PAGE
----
Smith also has undertaken a lot of personal work in his career. One of his latest projects, Art & Soul, in which he photographs celebrities in support of the arts, contains a breathtaking collection of photos inside. Shot over the course of 20 days throughout 15 months, Art & Soul aims to increase the awareness and importance of the arts in our culture and across the country. Sponsored by The Creative Coalition, the book contains personal notes from each subject, ranging from inspirational to humorous, offering insight and advice to aspiring artists in all walks of life.
When shooting, Smith uses a Sony a900 camera with a variety of Zeiss lenses – his favorite being the Zeiss 24-70, though he also frequently uses the Zeiss 85mm 1.4, 35mm 1.8m, 16-35mm 2.8, and of course the 70-200mm 2.8. Smith says even though he has used medium format digital – both Hasselblad and Leaf – the ease of use of the Sony and Zeiss equipment, coupled with their beautiful image quality has made him a huge Sony fan. He also appreciates the low-strength anti-aliasing filter that Sony uses, which lends itself to exceptionally sharp images right off the camera.
As you would guess, Smith uses a wide variety of lighting equipment to give his work the stand-out quality that he is known for. Profoto lights and packs, along with Profoto and Elinchrom modifiers make up the bulk of his gear, and PocketWizards are responsible for the triggering and remote control.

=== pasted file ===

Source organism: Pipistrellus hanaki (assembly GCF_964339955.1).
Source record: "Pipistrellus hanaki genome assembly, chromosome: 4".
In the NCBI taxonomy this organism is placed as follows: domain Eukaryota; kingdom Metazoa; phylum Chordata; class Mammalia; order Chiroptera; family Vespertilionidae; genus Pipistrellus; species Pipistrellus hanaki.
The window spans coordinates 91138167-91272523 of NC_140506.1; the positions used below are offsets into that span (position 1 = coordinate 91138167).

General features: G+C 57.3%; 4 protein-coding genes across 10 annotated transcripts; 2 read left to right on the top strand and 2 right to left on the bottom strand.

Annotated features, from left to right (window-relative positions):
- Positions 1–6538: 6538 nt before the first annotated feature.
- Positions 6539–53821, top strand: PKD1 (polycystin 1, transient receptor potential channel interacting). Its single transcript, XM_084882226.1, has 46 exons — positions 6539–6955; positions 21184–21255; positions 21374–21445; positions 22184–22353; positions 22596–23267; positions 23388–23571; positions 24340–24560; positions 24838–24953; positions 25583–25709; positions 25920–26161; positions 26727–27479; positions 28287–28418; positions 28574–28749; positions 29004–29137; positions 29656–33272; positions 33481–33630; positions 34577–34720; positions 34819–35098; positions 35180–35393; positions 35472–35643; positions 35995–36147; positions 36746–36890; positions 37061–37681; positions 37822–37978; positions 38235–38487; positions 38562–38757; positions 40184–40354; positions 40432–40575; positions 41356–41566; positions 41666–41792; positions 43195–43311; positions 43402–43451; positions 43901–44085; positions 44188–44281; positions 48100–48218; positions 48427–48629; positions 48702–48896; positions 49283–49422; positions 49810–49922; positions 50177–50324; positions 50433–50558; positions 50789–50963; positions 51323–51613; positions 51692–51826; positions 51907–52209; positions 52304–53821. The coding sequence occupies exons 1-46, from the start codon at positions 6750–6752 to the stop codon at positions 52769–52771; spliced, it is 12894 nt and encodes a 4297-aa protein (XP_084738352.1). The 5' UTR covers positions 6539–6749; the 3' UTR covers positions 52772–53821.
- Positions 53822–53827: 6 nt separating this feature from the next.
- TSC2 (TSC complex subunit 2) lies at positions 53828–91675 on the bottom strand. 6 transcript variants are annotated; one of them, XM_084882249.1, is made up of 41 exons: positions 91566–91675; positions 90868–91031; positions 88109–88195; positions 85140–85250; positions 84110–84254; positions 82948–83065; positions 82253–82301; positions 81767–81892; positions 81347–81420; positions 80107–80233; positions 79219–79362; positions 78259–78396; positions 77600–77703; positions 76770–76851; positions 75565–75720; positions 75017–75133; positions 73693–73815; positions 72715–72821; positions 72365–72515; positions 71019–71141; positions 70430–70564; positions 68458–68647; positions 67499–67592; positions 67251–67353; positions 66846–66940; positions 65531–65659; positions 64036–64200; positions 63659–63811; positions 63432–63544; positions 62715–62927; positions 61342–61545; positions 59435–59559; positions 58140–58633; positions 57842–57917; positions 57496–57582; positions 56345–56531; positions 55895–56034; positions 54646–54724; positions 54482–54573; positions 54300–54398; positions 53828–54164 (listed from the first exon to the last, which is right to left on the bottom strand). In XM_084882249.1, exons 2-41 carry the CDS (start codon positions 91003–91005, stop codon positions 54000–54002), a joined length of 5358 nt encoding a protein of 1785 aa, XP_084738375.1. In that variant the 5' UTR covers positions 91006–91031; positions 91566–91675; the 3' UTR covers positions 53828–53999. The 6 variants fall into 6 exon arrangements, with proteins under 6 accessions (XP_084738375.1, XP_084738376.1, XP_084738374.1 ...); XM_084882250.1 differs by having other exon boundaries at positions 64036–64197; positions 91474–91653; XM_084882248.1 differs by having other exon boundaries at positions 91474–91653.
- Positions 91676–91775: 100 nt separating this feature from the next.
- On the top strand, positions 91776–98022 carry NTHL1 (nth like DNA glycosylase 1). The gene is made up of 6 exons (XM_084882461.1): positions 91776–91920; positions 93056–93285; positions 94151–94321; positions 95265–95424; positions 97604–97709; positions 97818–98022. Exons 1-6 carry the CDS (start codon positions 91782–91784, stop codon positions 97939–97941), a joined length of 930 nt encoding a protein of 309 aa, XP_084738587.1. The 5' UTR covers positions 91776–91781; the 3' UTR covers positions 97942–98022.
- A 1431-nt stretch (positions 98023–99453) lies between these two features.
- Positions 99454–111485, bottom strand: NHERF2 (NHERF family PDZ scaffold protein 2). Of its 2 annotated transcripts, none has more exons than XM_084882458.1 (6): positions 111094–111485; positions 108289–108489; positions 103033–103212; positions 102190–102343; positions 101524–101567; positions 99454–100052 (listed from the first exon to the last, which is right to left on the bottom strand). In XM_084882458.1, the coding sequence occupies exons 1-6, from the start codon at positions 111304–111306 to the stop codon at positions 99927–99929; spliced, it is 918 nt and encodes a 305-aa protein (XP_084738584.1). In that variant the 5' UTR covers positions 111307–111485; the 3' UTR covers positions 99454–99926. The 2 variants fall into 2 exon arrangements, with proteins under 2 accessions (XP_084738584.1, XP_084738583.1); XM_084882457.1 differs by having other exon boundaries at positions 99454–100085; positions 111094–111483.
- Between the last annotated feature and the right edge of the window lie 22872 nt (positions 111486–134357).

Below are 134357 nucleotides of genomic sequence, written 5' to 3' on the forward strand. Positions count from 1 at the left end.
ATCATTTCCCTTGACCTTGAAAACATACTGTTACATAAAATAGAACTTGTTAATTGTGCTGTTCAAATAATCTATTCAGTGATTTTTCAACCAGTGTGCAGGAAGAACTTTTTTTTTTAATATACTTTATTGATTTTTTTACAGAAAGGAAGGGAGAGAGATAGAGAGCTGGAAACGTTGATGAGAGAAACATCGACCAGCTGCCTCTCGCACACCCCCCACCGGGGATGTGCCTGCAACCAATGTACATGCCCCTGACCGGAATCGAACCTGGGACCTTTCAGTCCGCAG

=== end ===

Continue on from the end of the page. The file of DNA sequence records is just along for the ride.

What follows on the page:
Smith has a plethora of great advice for those aspiring to follow in his footsteps, which he freely shared in our conversation and on his website. “The single most important thing you can learn is how to relate to people. Even if you are a still life, architectural or landscape photographer who never shoots people you still must relate to people like clients, architects, designers and of course accounts payable. So go out and find 50 strangers, introduce yourself to them and shoot a portrait that says something about whom they are -- not just what they do.”
Secondly, Smith says it is of the utmost importance to treat every job as if it were for a dream client. “Too many photographers just slide by with the idea that they can raise their quality when they get the 'right' clients and then wonder why they never get there. The truth is that as you move up the ladder, the assignments don't necessarily get any better - but the expectations certainly get higher. Raise your game ... now!” That is to say: shoot every assignment as if it were for Rolling Stone or Sports Illustrated, even if it’s a headshot for a friend or a personal project working with your local skateboard crew.
Brian Smith’s work, which has graced endless publications and websites, can be seen at www.briansmith.com. His website is well worth a visit; his work is inspiring and goes to show just how far one can take their work if they devote the necessary time and energy to it. His last piece of advice? "Don't ever forget to have FUN".